One of the most controversial issues in corporate governance is whether the CEO of a corporation should also serve as chairman of the board. In theory, an independent board chair improves the ability of the board to oversee management. However, an independent chairman is not unambiguously positive, and can lead to duplication of leadership, impair decision making, and create internal confusion — particularly when an effective dual chairman/CEO is already in place.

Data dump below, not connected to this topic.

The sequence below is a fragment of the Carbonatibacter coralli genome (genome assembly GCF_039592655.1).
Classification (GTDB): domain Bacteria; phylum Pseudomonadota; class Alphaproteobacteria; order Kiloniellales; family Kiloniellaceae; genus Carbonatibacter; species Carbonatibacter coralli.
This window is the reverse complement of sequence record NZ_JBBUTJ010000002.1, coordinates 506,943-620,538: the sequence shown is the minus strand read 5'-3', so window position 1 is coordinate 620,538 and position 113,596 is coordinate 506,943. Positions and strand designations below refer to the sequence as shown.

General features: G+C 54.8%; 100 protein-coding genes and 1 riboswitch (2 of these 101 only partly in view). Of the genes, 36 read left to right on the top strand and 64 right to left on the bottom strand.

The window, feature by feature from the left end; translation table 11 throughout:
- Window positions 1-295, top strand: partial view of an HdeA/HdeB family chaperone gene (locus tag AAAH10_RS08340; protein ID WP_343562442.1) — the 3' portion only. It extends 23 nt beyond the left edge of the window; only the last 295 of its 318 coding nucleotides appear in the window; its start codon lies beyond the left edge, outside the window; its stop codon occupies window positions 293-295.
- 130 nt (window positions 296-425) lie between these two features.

In this Closer Look, we examine in detail the leadership structure of publicly traded corporations and the circumstances under which they are changed. We ask:
- What factors should the board consider in deciding whether to combine or separate board leadership?
- How can the board weigh the tradeoffs between stability of leadership, efficient decision making, and decreased oversight?
- What structure should be the default setting for a corporation?
- Why do activists advocate that corporations strictly separate the roles when there is little research support for this position?